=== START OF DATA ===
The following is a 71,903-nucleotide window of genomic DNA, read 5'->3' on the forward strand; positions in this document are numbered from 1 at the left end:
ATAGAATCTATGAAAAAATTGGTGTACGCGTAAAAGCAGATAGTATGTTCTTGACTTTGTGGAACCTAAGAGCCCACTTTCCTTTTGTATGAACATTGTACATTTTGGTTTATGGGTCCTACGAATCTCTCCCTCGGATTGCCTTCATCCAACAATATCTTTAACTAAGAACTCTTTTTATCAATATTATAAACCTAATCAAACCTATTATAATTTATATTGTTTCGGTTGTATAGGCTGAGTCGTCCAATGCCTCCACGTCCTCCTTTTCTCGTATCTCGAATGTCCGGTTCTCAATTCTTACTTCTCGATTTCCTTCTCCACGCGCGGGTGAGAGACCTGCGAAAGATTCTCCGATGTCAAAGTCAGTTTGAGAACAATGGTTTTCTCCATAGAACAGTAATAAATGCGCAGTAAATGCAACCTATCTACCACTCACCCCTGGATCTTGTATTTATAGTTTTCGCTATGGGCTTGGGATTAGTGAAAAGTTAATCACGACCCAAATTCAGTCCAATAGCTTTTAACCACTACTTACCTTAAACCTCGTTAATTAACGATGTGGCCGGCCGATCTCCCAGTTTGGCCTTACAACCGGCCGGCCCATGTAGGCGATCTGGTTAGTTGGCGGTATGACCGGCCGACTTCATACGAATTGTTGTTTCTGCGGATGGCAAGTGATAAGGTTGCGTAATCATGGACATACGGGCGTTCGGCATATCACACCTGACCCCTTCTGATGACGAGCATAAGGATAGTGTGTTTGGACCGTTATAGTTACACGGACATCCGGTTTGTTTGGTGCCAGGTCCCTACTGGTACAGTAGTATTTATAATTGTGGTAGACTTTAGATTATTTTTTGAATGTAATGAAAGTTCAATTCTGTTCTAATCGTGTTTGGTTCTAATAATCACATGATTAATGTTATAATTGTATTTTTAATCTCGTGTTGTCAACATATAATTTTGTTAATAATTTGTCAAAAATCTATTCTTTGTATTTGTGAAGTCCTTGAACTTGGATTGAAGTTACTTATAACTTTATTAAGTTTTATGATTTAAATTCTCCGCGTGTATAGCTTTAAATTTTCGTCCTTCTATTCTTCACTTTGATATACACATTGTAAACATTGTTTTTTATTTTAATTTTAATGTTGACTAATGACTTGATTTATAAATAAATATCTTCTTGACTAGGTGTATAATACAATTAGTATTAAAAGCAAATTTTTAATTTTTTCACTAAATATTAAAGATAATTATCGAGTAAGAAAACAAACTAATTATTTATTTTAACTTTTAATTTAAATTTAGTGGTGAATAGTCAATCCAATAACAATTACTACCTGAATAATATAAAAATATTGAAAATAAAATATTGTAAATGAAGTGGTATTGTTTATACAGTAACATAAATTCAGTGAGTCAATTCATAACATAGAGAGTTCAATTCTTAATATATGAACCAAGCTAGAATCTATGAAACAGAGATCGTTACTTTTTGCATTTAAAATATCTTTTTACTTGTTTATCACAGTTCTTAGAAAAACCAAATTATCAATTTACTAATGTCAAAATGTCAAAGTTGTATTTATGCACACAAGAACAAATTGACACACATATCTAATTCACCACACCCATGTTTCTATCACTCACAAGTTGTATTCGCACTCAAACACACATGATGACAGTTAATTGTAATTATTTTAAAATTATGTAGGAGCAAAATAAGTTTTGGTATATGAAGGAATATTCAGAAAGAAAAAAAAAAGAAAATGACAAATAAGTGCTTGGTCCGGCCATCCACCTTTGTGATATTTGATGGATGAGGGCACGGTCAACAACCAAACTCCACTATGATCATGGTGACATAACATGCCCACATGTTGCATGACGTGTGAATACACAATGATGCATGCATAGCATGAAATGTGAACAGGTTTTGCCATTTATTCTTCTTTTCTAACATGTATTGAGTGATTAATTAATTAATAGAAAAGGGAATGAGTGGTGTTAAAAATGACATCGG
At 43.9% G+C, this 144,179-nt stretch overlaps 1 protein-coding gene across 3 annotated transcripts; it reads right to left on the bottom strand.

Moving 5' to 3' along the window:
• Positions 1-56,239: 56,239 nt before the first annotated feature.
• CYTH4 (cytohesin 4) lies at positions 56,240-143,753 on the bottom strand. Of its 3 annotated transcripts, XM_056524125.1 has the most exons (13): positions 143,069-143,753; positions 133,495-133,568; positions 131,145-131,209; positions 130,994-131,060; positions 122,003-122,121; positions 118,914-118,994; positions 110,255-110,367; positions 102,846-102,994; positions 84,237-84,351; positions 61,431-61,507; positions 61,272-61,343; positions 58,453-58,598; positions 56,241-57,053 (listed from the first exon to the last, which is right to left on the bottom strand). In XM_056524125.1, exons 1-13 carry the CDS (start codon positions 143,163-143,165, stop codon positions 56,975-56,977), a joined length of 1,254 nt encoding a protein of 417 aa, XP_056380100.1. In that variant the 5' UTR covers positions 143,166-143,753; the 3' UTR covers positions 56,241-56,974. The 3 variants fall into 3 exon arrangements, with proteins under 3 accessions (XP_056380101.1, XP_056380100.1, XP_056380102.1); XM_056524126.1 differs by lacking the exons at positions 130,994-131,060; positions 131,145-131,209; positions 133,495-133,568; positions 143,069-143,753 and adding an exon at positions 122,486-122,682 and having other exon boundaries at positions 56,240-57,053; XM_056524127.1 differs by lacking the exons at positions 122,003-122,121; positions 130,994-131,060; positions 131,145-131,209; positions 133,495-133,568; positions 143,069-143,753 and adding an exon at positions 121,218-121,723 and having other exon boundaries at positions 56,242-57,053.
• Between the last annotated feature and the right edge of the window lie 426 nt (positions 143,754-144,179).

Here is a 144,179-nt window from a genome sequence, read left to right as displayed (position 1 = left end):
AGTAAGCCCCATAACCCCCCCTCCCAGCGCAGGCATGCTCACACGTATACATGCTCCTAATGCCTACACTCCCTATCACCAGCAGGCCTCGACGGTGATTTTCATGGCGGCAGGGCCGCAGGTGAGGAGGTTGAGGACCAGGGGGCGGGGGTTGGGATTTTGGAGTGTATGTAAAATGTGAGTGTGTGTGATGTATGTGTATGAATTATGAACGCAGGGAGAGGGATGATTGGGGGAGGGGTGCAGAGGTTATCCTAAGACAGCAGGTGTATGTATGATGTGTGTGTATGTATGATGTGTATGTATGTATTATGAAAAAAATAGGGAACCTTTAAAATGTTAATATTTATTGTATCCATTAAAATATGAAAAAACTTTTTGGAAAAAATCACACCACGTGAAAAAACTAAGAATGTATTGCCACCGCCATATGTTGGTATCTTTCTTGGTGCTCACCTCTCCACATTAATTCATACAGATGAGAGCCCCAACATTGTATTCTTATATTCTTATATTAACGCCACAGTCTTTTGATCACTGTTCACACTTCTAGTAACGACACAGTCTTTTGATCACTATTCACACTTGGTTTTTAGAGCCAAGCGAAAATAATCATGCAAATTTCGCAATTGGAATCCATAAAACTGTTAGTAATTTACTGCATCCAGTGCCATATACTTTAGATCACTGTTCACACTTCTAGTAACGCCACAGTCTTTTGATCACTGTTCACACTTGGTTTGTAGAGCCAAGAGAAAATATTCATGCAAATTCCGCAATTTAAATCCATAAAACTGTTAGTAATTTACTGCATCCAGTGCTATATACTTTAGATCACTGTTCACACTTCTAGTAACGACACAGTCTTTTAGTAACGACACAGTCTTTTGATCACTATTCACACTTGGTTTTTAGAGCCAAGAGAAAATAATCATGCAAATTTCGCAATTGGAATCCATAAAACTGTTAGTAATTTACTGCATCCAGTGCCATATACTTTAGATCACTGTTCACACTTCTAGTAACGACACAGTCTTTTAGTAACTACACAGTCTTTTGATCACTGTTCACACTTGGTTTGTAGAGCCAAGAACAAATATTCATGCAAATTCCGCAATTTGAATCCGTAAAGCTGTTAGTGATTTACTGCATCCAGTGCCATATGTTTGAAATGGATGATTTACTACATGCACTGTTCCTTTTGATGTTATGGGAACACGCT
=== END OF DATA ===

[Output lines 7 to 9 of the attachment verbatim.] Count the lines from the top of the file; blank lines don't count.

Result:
• Between the last annotated feature and the right edge of the window lie 426 nt (positions 143,754-144,179).

Here is a 144,179-nt window from a genome sequence, read left to right as displayed (position 1 = left end):
AGTAAGCCCCATAACCCCCCCTCCCAGCGCAGGCATGCTCACACGTATACATGCTCCTAATGCCTACACTCCCTATCACCAGCAGGCCTCGACGGTGATTTTCATGGCGGCAGGGCCGCAGGTGAGGAGGTTGAGGACCAGGGGGCGGGGGTTGGGATTTTGGAGTGTATGTAAAATGTGAGTGTGTGTGATGTATGTGTATGAATTATGAACGCAGGGAGAGGGATGATTGGGGGAGGGGTGCAGAGGTTATCCTAAGACAGCAGGTGTATGTATGATGTGTGTGTATGTATGATGTGTATGTATGTATTATGAAAAAAATAGGGAACCTTTAAAATGTTAATATTTATTGTATCCATTAAAATATGAAAAAACTTTTTGGAAAAAATCACACCACGTGAAAAAACTAAGAATGTATTGCCACCGCCATATGTTGGTATCTTTCTTGGTGCTCACCTCTCCACATTAATTCATACAGATGAGAGCCCCAACATTGTATTCTTATATTCTTATATTAACGCCACAGTCTTTTGATCACTGTTCACACTTCTAGTAACGACACAGTCTTTTGATCACTATTCACACTTGGTTTTTAGAGCCAAGCGAAAATAATCATGCAAATTTCGCAATTGGAATCCATAAAACTGTTAGTAATTTACTGCATCCAGTGCCATATACTTTAGATCACTGTTCACACTTCTAGTAACGCCACAGTCTTTTGATCACTGTTCACACTTGGTTTGTAGAGCCAAGAGAAAATATTCATGCAAATTCCGCAATTTAAATCCATAAAACTGTTAGTAATTTACTGCATCCAGTGCTATATACTTTAGATCACTGTTCACACTTCTAGTAACGACACAGTCTTTTAGTAACGACACAGTCTTTTGATCACTATTCACACTTGGTTTTTAGAGCCAAGAGAAAATAATCATGCAAATTTCGCAATTGGAATCCATAAAACTGTTAGTAATTTACTGCATCCAGTGCCATATACTTTAGATCACTGTTCACACTTCTAGTAACGACACAGTCTTTTAGTAACTACACAGTCTTTTGATCACTGTTCACACTTGGTTTGTAGAGCCAAGAACAAATATTCATGCAAATTCCGCAATTTGAATCCGTAAAGCTGTTAGTGATTTACTGCATCCAGTGCCATATGTTTGAAATGGATGATTTACTACATGCACTGTTCCTTTTGATGTTATGGGAACACGCT